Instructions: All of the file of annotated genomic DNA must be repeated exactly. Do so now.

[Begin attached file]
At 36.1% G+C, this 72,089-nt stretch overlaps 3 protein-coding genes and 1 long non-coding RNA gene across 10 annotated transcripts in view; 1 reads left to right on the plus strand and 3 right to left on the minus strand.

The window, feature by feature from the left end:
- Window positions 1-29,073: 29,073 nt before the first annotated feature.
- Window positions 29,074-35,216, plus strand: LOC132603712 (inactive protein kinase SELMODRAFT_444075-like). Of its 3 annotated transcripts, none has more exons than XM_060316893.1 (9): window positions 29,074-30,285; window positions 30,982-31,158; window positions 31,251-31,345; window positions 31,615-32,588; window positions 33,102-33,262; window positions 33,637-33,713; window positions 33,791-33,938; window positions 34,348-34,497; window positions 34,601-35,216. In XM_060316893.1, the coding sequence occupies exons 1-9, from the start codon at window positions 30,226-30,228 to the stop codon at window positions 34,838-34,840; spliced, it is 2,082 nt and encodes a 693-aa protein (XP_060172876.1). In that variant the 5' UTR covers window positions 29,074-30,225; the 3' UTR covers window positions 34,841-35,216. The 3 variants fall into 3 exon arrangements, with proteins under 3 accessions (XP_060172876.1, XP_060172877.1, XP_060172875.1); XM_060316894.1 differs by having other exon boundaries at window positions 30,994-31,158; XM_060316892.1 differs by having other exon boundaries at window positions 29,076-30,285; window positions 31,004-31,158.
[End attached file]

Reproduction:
At 36.1% G+C, this 72,089-nt stretch overlaps 3 protein-coding genes and 1 long non-coding RNA gene across 10 annotated transcripts in view; 1 reads left to right on the plus strand and 3 right to left on the minus strand.

The window, feature by feature from the left end:
- Window positions 1-29,073: 29,073 nt before the first annotated feature.
- Window positions 29,074-35,216, plus strand: LOC132603712 (inactive protein kinase SELMODRAFT_444075-like). Of its 3 annotated transcripts, none has more exons than XM_060316893.1 (9): window positions 29,074-30,285; window positions 30,982-31,158; window positions 31,251-31,345; window positions 31,615-32,588; window positions 33,102-33,262; window positions 33,637-33,713; window positions 33,791-33,938; window positions 34,348-34,497; window positions 34,601-35,216. In XM_060316893.1, the coding sequence occupies exons 1-9, from the start codon at window positions 30,226-30,228 to the stop codon at window positions 34,838-34,840; spliced, it is 2,082 nt and encodes a 693-aa protein (XP_060172876.1). In that variant the 5' UTR covers window positions 29,074-30,225; the 3' UTR covers window positions 34,841-35,216. The 3 variants fall into 3 exon arrangements, with proteins under 3 accessions (XP_060172876.1, XP_060172877.1, XP_060172875.1); XM_060316894.1 differs by having other exon boundaries at window positions 30,994-31,158; XM_060316892.1 differs by having other exon boundaries at window positions 29,076-30,285; window positions 31,004-31,158.